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Do I Really Have to Sign That?

How to be smart about contracts and other forms


spinner image long legal contract document dwarfing a person at the bottom holding a giant pen
Lehel Kovacs

The receptionist at the doctor’s office gives you a sheaf of papers to fill out. As the air-conditioning repairman leaves, he hands you a contract. In a spa’s waiting room, you’re asked to sign an agreement before your Swedish massage.

All this may be presented as routine paperwork — no big deal. But the consequences of filling out forms and signing your name could be very big indeed. You might be weakening your privacy, giving up legal rights or agreeing to prices and charges you never dreamed you’d have to pay. So what should you do before taking pen in hand? When can you decline to sign? We tapped some legal professionals for their best tips.

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Understand the purpose. Knowing why someone is giving you a form to fill out can give you a better sense of how important it is and how attentive you should be. These are four categories of business paperwork you’re likely to encounter:

Contracts

This is a binding agreement between two parties, usually involving an exchange of value. For example, you agree to pay a monthly fee to an auto dealership that will lease you an SUV in return. Both sides’ responsibilities should be laid out in full.

Liability waivers

Close behind in importance, and often part of a contract, these limit or eliminate your ability to make the other party compensate you for any adverse outcomes from using its product or service.

Disclosure forms

Once you sign, these acknowledge you’ve received certain information (usually legally mandated), such as an adviser’s possible conflict of interest or your legal rights in particular transactions.

Information forms

These are requests from businesses for info about you, ostensibly to serve you better. Examples include a health assessment from a doctor or a registration card for a new product.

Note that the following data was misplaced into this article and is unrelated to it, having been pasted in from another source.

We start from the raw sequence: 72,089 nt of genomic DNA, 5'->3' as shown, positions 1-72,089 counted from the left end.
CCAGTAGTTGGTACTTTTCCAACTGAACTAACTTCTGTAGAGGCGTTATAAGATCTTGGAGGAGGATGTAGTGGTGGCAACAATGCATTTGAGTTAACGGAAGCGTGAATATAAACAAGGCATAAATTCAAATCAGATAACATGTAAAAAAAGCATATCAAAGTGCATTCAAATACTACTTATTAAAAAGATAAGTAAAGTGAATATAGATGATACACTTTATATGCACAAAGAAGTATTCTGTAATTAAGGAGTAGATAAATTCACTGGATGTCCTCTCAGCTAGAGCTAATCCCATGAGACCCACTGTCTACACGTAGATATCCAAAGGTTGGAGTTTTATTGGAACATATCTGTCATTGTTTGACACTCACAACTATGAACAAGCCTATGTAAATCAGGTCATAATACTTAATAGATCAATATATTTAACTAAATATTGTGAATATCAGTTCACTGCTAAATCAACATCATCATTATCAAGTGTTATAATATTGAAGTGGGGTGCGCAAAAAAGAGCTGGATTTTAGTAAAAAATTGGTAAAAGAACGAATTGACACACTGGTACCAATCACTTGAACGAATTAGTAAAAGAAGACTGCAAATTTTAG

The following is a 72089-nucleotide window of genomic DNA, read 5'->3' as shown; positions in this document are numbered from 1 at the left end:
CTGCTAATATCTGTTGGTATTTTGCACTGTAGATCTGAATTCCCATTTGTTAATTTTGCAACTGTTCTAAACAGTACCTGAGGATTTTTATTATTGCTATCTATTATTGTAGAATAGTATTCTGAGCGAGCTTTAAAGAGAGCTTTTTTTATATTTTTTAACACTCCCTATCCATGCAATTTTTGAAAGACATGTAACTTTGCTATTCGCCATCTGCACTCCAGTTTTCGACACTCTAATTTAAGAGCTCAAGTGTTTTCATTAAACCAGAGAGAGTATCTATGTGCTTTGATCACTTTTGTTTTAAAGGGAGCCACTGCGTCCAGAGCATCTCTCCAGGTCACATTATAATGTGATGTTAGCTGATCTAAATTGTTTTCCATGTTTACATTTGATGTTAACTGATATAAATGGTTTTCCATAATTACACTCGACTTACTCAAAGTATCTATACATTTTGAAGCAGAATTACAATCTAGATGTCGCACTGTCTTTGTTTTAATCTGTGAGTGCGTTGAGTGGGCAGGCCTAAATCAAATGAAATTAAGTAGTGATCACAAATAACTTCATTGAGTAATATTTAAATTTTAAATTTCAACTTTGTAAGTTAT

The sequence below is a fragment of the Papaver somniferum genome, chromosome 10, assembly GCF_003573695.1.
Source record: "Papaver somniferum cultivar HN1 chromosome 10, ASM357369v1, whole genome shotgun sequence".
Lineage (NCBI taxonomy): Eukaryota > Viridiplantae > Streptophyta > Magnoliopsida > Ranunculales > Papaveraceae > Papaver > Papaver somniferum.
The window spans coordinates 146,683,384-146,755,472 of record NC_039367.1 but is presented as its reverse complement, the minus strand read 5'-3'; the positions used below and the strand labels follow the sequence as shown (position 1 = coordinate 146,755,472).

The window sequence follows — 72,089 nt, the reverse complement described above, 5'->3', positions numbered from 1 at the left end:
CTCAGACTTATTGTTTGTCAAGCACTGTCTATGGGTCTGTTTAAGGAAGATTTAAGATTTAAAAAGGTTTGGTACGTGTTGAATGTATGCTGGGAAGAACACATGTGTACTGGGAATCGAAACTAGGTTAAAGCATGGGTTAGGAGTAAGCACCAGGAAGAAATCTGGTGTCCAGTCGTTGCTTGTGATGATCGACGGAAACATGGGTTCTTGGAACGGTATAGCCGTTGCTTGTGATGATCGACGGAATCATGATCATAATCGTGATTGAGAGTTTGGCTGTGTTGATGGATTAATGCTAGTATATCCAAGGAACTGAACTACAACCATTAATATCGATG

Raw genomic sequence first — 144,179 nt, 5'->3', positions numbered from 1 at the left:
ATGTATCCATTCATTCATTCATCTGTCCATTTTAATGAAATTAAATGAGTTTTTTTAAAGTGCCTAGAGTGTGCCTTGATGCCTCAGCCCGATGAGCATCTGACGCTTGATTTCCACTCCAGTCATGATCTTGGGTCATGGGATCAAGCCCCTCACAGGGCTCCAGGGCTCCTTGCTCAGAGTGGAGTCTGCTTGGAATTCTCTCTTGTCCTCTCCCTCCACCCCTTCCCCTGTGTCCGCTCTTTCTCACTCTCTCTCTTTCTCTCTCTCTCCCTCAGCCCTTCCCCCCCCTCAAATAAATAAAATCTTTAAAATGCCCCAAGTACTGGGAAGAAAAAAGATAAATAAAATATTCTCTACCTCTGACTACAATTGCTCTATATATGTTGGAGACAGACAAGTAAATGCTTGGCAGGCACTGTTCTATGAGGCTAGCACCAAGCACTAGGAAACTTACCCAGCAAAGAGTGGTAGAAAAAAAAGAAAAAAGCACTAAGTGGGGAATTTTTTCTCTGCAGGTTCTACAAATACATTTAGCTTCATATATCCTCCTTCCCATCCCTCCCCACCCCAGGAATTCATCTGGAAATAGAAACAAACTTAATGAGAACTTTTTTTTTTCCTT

Prepare to face limited rights. Almost every contract you sign with a major corporation will require you to give up your right to sue in court; instead, whether it’s a nursing home, car dealer or cellphone company, you’ll have to submit to nonjudicial binding arbitration. (One big exception: Mortgage lenders are prohibited from requiring arbitration.) Contracts for companies big and small will also have clauses limiting their liability.

It’s only with a small business that you have any hope of modifying a contract, says Nancy B. Rapoport, a professor at the University of Nevada, Las Vegas’ Boyd School of Law. “The more remote you are from dealing with an actual human who wrote the contract, the less likely it’s negotiable,” she says. “Apple is not going to negotiate terms and conditions with me. Pat’s Auto Repairs, maybe.”

To challenge liability limits after the fact, you’d have to go to court, where you might have to prove that the other party was guilty of gross negligence or willful misconduct. Laws vary by state.

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Give yourself time. A doctor’s office will often send paperwork before your appointment to fill out ahead of time. Use the opportunity to review the terms, and do the same with other contracts, Rapoport says. If you know you’ll be making a big purchase, such as an automobile, ask for a copy of the contract to review ahead of time or to take home and look over before signing. Don’t let a service representative rush you into signing a form while packing up. Take a seat and say you need time to review it. “You want to make sure you understand what you’re signing,” Rapoport says.

Get promises in writing

If something isn’t written in the contract, it doesn’t exist, Rapoport says. “In fancy contracts, there’s always a clause that says, ‘This represents the entire agreement between the parties,’  ” she explains. This means all the stuff the salespeople tell you ahead of time is unenforceable unless it’s in writing. Rapoport recently joined a gym and was told by the sales­person, “You can back out of it within the first 30 days.” But when she looked at the contract, it didn’t say that. This, she says, is a situation in which you should ask to have specific language added to the contract, noting that a handwritten addition to the paperwork is fine, as long as both parties initial it.